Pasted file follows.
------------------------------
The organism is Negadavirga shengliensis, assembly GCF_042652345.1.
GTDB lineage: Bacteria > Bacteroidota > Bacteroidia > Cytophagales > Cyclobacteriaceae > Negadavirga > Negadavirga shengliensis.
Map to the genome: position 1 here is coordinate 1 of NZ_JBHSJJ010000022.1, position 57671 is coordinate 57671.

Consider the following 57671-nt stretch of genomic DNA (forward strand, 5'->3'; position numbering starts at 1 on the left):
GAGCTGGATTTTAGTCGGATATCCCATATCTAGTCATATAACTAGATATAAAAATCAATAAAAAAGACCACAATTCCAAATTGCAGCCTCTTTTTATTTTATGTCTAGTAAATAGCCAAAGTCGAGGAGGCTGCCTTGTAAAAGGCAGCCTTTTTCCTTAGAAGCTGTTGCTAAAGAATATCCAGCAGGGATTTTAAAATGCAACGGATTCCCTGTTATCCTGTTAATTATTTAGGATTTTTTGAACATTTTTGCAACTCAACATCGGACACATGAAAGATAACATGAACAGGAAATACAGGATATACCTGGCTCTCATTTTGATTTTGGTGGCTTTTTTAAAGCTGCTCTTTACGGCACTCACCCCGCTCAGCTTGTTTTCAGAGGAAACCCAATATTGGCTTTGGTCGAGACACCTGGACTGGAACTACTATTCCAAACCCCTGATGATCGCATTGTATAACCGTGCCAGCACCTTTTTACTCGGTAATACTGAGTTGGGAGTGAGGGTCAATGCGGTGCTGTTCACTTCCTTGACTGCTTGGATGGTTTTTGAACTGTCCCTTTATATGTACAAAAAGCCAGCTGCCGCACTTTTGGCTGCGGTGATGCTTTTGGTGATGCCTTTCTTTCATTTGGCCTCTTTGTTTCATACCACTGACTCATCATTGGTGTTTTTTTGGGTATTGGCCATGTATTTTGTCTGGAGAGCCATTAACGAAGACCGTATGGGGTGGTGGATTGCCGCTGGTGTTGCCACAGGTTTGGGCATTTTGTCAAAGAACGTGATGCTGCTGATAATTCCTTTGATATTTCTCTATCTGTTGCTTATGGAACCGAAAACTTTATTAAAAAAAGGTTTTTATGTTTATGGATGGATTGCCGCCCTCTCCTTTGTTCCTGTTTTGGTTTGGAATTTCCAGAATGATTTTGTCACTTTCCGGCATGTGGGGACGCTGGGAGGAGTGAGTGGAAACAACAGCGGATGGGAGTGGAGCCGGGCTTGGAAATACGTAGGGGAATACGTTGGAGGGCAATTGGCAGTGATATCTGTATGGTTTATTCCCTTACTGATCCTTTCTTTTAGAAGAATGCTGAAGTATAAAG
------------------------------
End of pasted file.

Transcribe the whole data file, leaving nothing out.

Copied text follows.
The organism is Negadavirga shengliensis, assembly GCF_042652345.1.
GTDB lineage: Bacteria > Bacteroidota > Bacteroidia > Cytophagales > Cyclobacteriaceae > Negadavirga > Negadavirga shengliensis.
Map to the genome: position 1 here is coordinate 1 of NZ_JBHSJJ010000022.1, position 57671 is coordinate 57671.

Consider the following 57671-nt stretch of genomic DNA (forward strand, 5'->3'; position numbering starts at 1 on the left):
GAGCTGGATTTTAGTCGGATATCCCATATCTAGTCATATAACTAGATATAAAAATCAATAAAAAAGACCACAATTCCAAATTGCAGCCTCTTTTTATTTTATGTCTAGTAAATAGCCAAAGTCGAGGAGGCTGCCTTGTAAAAGGCAGCCTTTTTCCTTAGAAGCTGTTGCTAAAGAATATCCAGCAGGGATTTTAAAATGCAACGGATTCCCTGTTATCCTGTTAATTATTTAGGATTTTTTGAACATTTTTGCAACTCAACATCGGACACATGAAAGATAACATGAACAGGAAATACAGGATATACCTGGCTCTCATTTTGATTTTGGTGGCTTTTTTAAAGCTGCTCTTTACGGCACTCACCCCGCTCAGCTTGTTTTCAGAGGAAACCCAATATTGGCTTTGGTCGAGACACCTGGACTGGAACTACTATTCCAAACCCCTGATGATCGCATTGTATAACCGTGCCAGCACCTTTTTACTCGGTAATACTGAGTTGGGAGTGAGGGTCAATGCGGTGCTGTTCACTTCCTTGACTGCTTGGATGGTTTTTGAACTGTCCCTTTATATGTACAAAAAGCCAGCTGCCGCACTTTTGGCTGCGGTGATGCTTTTGGTGATGCCTTTCTTTCATTTGGCCTCTTTGTTTCATACCACTGACTCATCATTGGTGTTTTTTTGGGTATTGGCCATGTATTTTGTCTGGAGAGCCATTAACGAAGACCGTATGGGGTGGTGGATTGCCGCTGGTGTTGCCACAGGTTTGGGCATTTTGTCAAAGAACGTGATGCTGCTGATAATTCCTTTGATATTTCTCTATCTGTTGCTTATGGAACCGAAAACTTTATTAAAAAAAGGTTTTTATGTTTATGGATGGATTGCCGCCCTCTCCTTTGTTCCTGTTTTGGTTTGGAATTTCCAGAATGATTTTGTCACTTTCCGGCATGTGGGGACGCTGGGAGGAGTGAGTGGAAACAACAGCGGATGGGAGTGGAGCCGGGCTTGGAAATACGTAGGGGAATACGTTGGAGGGCAATTGGCAGTGATATCTGTATGGTTTATTCCCTTACTGATCCTTTCTTTTAGAAGAATGCTGAAGTATAAAG